The aforementioned example then shows a $204,300 per year increase in fuel costs to maintain production due to the 5° performance shortage in the cooling tower, or a loss in retail sales of electricity at $930,600 a year to maintain the same heat rate.
Consider that both of these examples illustrate a 5° loss in performance. While this reduction of efficiency is quite high, it is not uncommon. However, Figure 2, on a straight line proportion, indicates the loss for less than a 5° deficiency.
The Tennessee Valley Authority and the Electric Power Research Institute (EPRI) made a survey of wet cooling towers in the power generating industry, and they found that 65% of the cooling towers surveyed were performing at only 80% of capability, or 20% short. They stated this deficiency was costing the American electric generating industry over $100 million per year in added power or loss of sales5.
Monophosphate Plant CounterflowIn investigating this plant’s problem from a rebuilding engineering point of view, it was determined that the situation would improve significantly if the large, inefficient, triangular, old-fashioned wooden splash bars were replaced with state-of-the-art cellular film fill.
A consultant performed the thermal test, before and after rebuilding. In addition to the percentage of capability, the consultant could provide a report outlining the reasons the tower is deficient, together with specifications and a budget, which will correct the shortage.
Inefficient wooden splash bars were replaced with 42 in. of cellular fill. If the three 50-hp motors were rewound for 60-hp duty, they would generate sufficient air to cool 4,160 gpm of water each per cell, which could then be cooled to the design requirements of water entering the tower at 102°, cooling to 85° at an ambient temperature of 77° wb.
Another of the keys to making this upgrade work was the replacement of the old-fashioned gravity water trough distribution to a PVC piping system and the installation of large-area-coverage square spray via 1.25-in. orifice ceramic nozzles. As an extra margin, new cellular drift eliminators were also installed, generating less static pressure than the heavy cross-section wood drift eliminator blades.
The monophosphate plant production engineers developed a curve, seen in Figure 3, showing the relationship between production and cold cooling tower process water.
It can be seen that a decrease of 3° from the old 78° to 75° results in an extra 12 tons per hour of production. The cooling tower rebuilding cost of $750,000 was more than paid back, since this increased production was worth about $1 million in extra sales of product per year.
When installing cellular fill, an important consideration is that there must be a very uniform coverage of water from an efficient nozzle system and a comprehensive, professional, chemical water treatment regime.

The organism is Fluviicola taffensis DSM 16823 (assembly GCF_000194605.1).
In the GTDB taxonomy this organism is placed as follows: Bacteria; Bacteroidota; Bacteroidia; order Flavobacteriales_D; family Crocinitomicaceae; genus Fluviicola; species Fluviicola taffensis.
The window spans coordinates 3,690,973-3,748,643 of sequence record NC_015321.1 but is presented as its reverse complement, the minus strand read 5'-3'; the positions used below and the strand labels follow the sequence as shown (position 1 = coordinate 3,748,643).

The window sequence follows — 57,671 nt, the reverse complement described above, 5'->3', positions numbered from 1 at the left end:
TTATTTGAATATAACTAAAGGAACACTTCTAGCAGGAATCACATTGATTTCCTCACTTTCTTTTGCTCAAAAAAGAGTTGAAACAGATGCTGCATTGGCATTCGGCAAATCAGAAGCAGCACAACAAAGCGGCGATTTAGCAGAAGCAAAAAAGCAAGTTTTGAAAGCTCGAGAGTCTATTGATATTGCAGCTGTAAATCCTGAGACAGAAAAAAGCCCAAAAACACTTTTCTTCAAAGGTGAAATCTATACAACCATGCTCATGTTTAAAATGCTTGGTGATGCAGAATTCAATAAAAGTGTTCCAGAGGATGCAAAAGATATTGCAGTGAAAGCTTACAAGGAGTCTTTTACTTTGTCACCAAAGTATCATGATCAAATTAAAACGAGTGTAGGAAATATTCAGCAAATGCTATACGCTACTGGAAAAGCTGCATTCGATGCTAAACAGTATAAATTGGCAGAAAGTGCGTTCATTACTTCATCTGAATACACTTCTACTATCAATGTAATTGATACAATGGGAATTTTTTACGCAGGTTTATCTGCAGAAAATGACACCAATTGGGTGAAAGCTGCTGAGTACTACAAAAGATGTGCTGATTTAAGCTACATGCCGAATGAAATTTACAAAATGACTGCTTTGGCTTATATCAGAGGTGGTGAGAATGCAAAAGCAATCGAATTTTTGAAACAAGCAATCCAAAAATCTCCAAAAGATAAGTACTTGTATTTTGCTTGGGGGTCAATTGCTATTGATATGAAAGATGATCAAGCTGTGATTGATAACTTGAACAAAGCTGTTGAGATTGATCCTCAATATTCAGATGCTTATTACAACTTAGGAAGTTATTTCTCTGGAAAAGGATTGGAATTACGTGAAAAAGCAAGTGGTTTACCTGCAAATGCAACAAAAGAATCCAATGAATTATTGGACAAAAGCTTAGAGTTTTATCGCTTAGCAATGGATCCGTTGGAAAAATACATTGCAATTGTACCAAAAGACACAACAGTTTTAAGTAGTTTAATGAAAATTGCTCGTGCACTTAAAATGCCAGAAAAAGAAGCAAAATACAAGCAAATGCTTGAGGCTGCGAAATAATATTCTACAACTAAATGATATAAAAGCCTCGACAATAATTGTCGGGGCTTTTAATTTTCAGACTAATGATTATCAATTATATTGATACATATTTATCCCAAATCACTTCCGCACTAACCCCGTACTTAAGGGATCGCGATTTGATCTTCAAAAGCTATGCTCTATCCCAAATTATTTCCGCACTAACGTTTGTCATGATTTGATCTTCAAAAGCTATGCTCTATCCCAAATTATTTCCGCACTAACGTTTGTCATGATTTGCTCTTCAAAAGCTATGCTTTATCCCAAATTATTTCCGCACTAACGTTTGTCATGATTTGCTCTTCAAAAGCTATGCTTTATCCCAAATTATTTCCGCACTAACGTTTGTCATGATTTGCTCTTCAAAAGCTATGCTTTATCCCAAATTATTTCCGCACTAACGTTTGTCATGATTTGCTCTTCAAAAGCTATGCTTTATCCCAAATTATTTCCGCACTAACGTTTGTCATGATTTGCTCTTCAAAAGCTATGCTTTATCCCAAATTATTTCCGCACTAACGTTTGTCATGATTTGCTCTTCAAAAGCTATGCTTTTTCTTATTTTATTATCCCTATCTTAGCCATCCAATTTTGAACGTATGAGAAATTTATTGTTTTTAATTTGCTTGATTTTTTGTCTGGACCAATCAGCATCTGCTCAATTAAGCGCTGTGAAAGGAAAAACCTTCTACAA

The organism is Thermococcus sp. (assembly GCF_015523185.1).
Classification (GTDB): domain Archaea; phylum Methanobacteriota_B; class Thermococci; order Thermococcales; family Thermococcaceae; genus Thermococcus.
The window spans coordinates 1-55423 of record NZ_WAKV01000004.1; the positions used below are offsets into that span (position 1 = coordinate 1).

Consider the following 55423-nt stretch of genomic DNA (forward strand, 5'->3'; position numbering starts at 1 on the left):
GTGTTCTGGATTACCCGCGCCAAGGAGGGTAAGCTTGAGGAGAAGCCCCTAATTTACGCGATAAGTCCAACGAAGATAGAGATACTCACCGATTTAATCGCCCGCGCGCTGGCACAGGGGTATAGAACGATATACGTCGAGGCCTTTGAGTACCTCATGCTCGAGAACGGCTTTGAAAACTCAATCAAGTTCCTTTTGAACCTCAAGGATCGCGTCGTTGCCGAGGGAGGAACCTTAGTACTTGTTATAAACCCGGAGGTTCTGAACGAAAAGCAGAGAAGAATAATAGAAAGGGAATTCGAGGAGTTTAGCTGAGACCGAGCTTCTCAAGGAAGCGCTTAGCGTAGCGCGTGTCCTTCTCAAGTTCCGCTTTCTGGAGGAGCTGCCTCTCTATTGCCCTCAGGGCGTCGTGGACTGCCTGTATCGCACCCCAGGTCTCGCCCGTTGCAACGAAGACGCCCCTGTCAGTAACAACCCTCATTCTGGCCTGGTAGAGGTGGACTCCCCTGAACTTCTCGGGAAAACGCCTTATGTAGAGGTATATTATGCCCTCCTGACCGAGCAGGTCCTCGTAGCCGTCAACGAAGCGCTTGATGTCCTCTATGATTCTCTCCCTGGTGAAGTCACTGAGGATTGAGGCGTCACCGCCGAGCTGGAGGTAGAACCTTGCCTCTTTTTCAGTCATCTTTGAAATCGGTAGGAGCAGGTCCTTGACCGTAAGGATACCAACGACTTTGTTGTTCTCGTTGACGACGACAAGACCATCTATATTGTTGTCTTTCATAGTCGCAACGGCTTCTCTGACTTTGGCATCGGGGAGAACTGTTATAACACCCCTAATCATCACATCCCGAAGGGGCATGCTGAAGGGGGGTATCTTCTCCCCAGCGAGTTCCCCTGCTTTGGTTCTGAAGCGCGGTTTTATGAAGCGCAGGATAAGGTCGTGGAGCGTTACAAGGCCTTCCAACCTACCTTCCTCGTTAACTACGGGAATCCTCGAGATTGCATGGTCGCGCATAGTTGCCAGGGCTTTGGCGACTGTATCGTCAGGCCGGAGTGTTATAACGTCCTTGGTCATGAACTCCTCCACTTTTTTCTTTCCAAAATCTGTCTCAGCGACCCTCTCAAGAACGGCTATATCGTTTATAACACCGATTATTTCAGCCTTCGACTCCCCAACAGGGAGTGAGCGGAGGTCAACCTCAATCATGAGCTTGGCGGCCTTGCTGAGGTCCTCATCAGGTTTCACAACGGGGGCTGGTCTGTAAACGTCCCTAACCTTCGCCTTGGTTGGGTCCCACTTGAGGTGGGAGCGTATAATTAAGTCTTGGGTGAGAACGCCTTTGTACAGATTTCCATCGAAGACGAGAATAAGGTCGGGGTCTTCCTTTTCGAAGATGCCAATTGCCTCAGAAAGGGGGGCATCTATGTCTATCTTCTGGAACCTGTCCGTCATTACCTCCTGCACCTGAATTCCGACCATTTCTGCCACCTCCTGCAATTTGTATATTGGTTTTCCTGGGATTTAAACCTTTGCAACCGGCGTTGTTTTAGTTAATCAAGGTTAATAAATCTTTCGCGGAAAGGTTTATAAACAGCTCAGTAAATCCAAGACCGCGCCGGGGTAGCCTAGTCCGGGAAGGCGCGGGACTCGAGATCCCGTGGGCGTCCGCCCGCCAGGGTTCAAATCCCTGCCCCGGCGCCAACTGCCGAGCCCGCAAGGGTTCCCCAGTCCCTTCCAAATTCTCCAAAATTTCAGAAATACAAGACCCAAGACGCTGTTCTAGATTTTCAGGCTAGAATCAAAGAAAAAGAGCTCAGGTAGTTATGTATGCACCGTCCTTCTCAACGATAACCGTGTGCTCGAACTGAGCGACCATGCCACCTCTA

Overhead Catalytic Crackercomponents over the temperature range of 140° to 80°. For simplicity’s sake, assume straight line condensation and the following factors. The heat of vaporization = 120 Btu/lb. The specific heat of the vapor is 0.4 Btu/lb/°F. Total inlet flow is 460,000 lbs/hr of hydrocarbon.
Q = (460,000)(.40 x 60˚) + (120°)
= 66.24 MMBtuh And assume:
U = 200 Area = 13,500 ft2
Figure 4 then begins to illustrate the results of the example, which would eventually indicate an 8.4% differential in product recovery from the overhead condenser, and a dollar cost which could easily pay for purchasing a larger, more efficient cooling tower involved in less than two weeks.
Figure 5 calculates the loss of product due to deficient cooling water provided to the process equipment.
ConclusionA blanket statement cannot be made that all cooling towers can be rebuilt to save quantities of money and power, or can return water significantly cooled. Each installation must be treated on an individual basis, with thermal, hydraulic, and aerodynamic calculations of existing conditions studied by a competent cooling tower consultant or cooling tower engineer to see where areas of improvement can be anticipated. Since considerable sums of money can be disbursed on large-size cooling towers, it is strongly recommended that a testing requirement be made part of the contract.
Thermal testing can be conducted in-house for a close estimate. However, any good operator can tell by production results or the quality of air conditioning whether or not the cooling tower’s cold water is adequate or not. For a precise evaluation, it is recommended that a test, in accordance with the Cooling Tower Institute (CTI) Acceptance Test Code ATC-105, be made by a qualified professional cooling tower engineer with approved instrumentation.
A certified CTI test will only provide the percent of capability the tower is operating under, compared to the 100% it was purchased for6. Rebuilding and retrofits should be seriously considered over installing new equipment with the added cost of a new concrete basin, piping, and wiring.
The CTI has formulated ATC 105, which contains rigid testing procedures for determining whether or not a cooling tower will produce what the customer has been promised. The CTI will contract to have testing performed for the customer at a fee. A qualified cooling tower rebuilding firm could conduct a test under strict supervision of the owner’s representative6. Or, a qualified consultant can test the tower and also delineate areas of weakness and upgrading potential, with specifications and budget.
The dollar expense of retrofitting and rebuilding to upgrade the capacity in obtaining colder water or the capability of putting additional gallon capacity of the existing system, without capital expenditure for a new oem tower, has a rapid payback if the proper investigative engineering is performed and the work is done competently.
With proper maintenance and application of sound modern engineering principles, a cooling tower can be given a new lease on life and produce colder water, which will in turn assist in putting money in the bank for the owner. ES